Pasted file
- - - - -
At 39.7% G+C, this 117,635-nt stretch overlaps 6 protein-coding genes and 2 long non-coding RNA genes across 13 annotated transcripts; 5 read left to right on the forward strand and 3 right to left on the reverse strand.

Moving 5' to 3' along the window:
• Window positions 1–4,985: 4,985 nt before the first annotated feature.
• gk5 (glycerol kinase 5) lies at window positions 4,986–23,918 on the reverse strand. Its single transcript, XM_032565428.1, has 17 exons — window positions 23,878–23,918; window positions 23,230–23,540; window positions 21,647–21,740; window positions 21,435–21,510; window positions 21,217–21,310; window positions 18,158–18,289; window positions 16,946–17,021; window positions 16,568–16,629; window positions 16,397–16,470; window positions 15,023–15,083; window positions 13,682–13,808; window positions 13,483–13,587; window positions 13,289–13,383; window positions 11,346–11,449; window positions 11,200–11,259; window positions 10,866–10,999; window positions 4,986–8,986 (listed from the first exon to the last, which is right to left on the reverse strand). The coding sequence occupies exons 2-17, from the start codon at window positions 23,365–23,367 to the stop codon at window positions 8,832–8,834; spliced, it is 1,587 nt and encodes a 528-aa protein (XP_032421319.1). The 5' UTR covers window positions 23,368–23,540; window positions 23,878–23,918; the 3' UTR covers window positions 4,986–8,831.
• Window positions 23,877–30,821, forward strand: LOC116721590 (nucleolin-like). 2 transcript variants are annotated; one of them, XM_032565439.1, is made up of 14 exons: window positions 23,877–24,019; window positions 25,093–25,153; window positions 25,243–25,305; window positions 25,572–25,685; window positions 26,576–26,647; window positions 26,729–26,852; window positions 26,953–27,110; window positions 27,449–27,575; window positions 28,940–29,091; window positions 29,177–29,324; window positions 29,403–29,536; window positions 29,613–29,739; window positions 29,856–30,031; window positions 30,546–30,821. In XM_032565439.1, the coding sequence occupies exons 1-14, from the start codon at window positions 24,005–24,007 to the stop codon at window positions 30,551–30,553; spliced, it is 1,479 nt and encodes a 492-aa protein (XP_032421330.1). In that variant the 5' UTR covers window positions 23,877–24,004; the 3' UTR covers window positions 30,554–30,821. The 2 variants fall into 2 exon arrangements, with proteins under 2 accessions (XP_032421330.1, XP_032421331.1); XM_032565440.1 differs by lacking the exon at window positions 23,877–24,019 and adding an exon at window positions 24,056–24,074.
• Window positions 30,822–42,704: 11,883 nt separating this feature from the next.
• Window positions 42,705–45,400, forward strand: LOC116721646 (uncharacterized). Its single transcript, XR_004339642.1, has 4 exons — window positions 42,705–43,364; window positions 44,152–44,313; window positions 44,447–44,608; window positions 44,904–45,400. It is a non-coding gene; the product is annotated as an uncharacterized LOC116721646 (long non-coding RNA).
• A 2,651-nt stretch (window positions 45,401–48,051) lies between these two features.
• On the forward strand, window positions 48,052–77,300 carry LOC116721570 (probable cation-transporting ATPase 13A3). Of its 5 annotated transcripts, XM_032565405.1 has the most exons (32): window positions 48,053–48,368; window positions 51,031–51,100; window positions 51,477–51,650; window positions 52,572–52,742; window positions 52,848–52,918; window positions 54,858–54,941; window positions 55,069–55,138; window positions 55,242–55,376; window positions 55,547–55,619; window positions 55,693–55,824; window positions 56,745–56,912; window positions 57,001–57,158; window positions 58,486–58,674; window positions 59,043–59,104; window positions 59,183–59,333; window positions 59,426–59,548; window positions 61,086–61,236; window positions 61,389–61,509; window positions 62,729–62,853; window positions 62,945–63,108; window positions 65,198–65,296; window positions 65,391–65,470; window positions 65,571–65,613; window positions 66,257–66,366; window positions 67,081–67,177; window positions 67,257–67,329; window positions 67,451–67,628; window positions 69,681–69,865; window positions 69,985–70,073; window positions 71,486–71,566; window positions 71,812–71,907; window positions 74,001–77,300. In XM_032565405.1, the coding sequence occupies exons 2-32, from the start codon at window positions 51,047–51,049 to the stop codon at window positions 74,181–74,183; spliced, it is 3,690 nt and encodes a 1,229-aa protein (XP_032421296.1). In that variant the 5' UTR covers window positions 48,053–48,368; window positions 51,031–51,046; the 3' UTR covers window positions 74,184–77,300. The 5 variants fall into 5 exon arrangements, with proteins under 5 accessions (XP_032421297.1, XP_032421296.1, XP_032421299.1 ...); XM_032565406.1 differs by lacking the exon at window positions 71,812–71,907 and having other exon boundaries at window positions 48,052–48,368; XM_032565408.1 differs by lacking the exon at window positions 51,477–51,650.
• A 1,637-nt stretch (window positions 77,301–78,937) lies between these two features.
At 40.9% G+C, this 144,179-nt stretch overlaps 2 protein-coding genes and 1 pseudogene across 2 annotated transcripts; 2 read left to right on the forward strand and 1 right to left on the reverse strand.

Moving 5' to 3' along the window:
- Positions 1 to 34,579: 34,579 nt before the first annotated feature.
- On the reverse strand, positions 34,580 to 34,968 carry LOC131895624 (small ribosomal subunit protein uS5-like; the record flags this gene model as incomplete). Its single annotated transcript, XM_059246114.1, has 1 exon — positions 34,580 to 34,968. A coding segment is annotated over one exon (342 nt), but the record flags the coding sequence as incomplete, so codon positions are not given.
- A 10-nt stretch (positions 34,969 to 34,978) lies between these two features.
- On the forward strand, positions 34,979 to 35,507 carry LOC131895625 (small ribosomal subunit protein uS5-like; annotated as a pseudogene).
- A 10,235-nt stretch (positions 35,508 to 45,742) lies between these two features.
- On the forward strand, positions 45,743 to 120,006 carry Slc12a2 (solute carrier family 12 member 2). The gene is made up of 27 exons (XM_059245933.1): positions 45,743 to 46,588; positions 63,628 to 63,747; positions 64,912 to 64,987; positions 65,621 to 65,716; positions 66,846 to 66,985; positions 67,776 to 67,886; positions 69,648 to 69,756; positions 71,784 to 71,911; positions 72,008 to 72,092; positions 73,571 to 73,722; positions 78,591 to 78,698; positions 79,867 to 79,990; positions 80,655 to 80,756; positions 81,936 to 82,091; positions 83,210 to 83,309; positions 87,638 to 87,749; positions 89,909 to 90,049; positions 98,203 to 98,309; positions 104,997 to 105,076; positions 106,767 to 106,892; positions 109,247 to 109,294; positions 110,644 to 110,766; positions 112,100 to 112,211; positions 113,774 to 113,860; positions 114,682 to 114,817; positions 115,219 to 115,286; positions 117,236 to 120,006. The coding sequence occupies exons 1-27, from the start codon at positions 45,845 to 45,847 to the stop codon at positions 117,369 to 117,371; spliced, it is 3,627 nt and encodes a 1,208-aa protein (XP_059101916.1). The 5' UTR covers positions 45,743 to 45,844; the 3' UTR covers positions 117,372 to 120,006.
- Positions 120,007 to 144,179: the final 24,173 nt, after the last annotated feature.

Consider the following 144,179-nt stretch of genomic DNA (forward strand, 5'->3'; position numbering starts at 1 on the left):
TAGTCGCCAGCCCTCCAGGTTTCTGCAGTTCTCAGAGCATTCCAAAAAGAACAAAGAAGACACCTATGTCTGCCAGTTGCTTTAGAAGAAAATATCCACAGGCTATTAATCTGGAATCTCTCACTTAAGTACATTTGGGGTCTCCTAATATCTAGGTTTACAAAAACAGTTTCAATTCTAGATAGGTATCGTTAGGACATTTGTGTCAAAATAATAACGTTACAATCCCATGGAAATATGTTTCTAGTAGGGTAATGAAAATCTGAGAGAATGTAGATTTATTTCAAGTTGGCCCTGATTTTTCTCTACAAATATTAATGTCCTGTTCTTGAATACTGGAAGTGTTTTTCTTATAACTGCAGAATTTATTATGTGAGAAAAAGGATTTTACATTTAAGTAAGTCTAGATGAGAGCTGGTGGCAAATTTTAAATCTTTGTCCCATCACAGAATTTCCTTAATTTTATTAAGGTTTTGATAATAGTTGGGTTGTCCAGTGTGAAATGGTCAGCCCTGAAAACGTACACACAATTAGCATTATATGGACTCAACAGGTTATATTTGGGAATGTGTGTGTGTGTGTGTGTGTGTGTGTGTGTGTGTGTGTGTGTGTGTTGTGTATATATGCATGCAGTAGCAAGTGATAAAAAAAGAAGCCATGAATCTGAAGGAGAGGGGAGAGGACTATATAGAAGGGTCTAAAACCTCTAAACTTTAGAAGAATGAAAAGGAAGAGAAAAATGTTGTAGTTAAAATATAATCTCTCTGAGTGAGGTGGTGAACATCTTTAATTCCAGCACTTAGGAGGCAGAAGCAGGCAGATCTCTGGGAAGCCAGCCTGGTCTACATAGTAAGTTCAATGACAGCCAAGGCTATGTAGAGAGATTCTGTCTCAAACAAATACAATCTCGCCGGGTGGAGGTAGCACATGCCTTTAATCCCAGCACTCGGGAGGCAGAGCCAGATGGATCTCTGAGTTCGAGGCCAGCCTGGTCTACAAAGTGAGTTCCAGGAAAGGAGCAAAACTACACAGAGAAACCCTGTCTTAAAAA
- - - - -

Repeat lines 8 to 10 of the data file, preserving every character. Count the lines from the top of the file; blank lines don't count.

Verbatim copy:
• A 2,651-nt stretch (window positions 45,401–48,051) lies between these two features.
• On the forward strand, window positions 48,052–77,300 carry LOC116721570 (probable cation-transporting ATPase 13A3). Of its 5 annotated transcripts, XM_032565405.1 has the most exons (32): window positions 48,053–48,368; window positions 51,031–51,100; window positions 51,477–51,650; window positions 52,572–52,742; window positions 52,848–52,918; window positions 54,858–54,941; window positions 55,069–55,138; window positions 55,242–55,376; window positions 55,547–55,619; window positions 55,693–55,824; window positions 56,745–56,912; window positions 57,001–57,158; window positions 58,486–58,674; window positions 59,043–59,104; window positions 59,183–59,333; window positions 59,426–59,548; window positions 61,086–61,236; window positions 61,389–61,509; window positions 62,729–62,853; window positions 62,945–63,108; window positions 65,198–65,296; window positions 65,391–65,470; window positions 65,571–65,613; window positions 66,257–66,366; window positions 67,081–67,177; window positions 67,257–67,329; window positions 67,451–67,628; window positions 69,681–69,865; window positions 69,985–70,073; window positions 71,486–71,566; window positions 71,812–71,907; window positions 74,001–77,300. In XM_032565405.1, the coding sequence occupies exons 2-32, from the start codon at window positions 51,047–51,049 to the stop codon at window positions 74,181–74,183; spliced, it is 3,690 nt and encodes a 1,229-aa protein (XP_032421296.1). In that variant the 5' UTR covers window positions 48,053–48,368; window positions 51,031–51,046; the 3' UTR covers window positions 74,184–77,300. The 5 variants fall into 5 exon arrangements, with proteins under 5 accessions (XP_032421297.1, XP_032421296.1, XP_032421299.1 ...); XM_032565406.1 differs by lacking the exon at window positions 71,812–71,907 and having other exon boundaries at window positions 48,052–48,368; XM_032565408.1 differs by lacking the exon at window positions 51,477–51,650.
• A 1,637-nt stretch (window positions 77,301–78,937) lies between these two features.